Montesquieu

Monarchical govern­ment, as we have said, sup­po­ses pre-emi­nen­ces, ranks, and even a foun­ding nobi­lity. The nature of honor is to claim pre­fe­ren­ces and dis­tinc­tions ; it is the­re­fore inhe­rently in its place in this govern­ment.

Ambition is per­ni­cious in a repu­blic. It has good effects in a monar­chy : it gives life to that govern­ment, and has the advan­tage of not being dan­ge­rous, because there it can be cons­tantly repres­sed.

You could say that it is ana­lo­gous to the sys­tem of the uni­verse, where there is a force that cons­tantly pulls all bodies away from the cen­ter, and a gra­vi­ta­tio­nal force that pulls them back towards the cen­ter. Honor gives move­ment to every part of the body poli­tic ; it binds them by its very action, and it so hap­pens that eve­ryone contri­bu­tes to the com­mon good, while thin­king he is atten­ding to his indi­vi­dual concerns.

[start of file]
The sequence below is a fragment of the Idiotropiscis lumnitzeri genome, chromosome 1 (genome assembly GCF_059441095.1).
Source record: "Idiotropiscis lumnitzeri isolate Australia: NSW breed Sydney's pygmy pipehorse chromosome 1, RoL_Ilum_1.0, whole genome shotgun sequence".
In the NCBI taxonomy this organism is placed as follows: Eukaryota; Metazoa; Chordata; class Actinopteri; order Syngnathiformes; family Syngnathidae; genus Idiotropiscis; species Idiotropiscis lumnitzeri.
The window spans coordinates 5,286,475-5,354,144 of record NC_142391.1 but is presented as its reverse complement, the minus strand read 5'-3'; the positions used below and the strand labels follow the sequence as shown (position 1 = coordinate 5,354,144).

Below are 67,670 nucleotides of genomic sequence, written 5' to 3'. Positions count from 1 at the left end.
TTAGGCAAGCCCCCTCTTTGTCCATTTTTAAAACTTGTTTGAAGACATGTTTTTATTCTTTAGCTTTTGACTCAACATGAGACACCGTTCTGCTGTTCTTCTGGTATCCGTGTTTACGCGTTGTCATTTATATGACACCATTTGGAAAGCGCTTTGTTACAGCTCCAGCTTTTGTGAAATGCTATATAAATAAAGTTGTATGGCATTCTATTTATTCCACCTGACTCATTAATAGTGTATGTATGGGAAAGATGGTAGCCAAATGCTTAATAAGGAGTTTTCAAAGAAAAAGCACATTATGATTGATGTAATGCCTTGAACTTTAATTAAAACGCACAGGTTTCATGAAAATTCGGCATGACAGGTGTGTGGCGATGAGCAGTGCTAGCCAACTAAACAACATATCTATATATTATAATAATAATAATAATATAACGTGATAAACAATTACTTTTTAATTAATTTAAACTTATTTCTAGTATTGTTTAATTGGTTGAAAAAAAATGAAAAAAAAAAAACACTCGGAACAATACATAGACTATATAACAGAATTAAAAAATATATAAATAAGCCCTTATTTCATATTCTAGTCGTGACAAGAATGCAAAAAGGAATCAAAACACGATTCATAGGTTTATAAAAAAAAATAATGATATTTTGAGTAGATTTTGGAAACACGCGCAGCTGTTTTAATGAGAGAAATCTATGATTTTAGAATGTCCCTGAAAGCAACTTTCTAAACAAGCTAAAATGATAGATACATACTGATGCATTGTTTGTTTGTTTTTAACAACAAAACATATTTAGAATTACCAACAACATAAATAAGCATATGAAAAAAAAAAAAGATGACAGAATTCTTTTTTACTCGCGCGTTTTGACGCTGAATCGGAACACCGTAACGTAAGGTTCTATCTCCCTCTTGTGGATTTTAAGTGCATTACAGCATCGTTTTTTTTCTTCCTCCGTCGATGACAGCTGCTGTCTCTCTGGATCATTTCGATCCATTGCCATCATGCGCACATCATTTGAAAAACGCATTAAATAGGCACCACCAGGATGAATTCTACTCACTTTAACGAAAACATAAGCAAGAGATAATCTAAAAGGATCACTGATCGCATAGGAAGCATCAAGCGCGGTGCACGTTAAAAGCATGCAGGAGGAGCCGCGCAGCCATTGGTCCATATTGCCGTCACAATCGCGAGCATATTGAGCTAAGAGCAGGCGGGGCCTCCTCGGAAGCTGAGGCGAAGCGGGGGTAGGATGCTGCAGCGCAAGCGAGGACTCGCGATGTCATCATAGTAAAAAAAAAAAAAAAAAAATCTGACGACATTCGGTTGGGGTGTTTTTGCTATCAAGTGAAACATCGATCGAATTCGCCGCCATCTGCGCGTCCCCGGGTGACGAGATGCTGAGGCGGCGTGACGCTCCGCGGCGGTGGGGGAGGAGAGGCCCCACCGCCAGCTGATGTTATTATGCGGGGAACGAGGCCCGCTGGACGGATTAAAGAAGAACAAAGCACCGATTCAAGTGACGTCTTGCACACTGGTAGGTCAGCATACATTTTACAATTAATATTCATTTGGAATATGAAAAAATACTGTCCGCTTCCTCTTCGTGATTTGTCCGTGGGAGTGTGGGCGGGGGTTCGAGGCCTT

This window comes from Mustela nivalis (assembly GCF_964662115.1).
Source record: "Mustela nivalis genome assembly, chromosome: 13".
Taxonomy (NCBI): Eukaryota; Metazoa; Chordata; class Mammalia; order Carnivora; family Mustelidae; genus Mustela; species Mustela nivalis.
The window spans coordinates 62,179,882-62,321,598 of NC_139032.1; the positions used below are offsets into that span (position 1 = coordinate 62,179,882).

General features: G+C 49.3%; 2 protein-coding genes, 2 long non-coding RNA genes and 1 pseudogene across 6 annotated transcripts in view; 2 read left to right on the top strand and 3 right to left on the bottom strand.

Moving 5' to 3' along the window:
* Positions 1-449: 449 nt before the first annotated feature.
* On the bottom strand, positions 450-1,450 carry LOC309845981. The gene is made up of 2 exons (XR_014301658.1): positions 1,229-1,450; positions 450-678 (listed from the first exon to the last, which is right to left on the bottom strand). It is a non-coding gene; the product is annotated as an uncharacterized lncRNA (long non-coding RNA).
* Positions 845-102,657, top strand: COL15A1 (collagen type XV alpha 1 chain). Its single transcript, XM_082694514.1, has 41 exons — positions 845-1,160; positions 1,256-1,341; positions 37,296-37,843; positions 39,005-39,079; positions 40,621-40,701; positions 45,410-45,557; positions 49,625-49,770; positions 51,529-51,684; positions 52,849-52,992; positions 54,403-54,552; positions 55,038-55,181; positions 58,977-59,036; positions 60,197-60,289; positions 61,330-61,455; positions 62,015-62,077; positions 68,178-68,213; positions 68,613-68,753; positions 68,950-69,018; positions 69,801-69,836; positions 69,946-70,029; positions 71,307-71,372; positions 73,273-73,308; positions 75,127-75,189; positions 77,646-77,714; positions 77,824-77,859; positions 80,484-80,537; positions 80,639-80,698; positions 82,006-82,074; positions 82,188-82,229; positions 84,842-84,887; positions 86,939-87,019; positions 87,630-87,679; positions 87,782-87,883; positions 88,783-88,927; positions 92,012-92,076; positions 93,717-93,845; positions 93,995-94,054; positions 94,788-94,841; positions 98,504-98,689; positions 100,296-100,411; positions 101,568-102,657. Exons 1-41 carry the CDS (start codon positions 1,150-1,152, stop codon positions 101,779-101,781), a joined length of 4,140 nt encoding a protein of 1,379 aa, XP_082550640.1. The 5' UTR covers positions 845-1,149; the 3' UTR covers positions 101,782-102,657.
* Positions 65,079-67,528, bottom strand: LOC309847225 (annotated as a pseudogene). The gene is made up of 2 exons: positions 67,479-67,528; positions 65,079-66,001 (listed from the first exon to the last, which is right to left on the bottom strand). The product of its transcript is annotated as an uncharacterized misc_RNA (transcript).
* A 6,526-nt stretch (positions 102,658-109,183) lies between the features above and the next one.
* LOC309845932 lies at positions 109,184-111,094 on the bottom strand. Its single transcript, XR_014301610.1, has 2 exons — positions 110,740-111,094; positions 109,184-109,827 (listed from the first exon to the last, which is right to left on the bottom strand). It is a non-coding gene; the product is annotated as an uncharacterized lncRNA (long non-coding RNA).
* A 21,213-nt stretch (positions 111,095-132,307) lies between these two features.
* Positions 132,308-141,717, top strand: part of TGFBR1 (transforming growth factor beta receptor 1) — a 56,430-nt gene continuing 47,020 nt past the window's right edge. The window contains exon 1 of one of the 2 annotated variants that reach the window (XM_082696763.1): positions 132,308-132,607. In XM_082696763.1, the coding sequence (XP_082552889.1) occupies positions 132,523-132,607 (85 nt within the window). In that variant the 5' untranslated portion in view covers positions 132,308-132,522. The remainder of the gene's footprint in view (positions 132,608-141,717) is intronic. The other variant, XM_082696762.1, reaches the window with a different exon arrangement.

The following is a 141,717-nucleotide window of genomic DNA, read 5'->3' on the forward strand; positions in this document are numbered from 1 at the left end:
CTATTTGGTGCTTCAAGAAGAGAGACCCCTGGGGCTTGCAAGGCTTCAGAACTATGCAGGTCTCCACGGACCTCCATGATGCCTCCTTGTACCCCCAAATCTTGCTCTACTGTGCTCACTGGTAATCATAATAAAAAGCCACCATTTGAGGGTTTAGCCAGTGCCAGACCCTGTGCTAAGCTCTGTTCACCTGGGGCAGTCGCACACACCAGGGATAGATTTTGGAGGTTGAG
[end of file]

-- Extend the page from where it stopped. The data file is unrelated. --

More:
It is true that, phi­lo­so­phi­cally spea­king, it is a false honor that dri­ves all parts of the state ; but that false honor is as use­ful to the public as true honor would be to indi­vi­duals who might pos­sess it.

And is it not a great deal to oblige men to per­form all the dif­fi­cult acts, ones that require strength, without any recom­pense other than the glory of those acts ?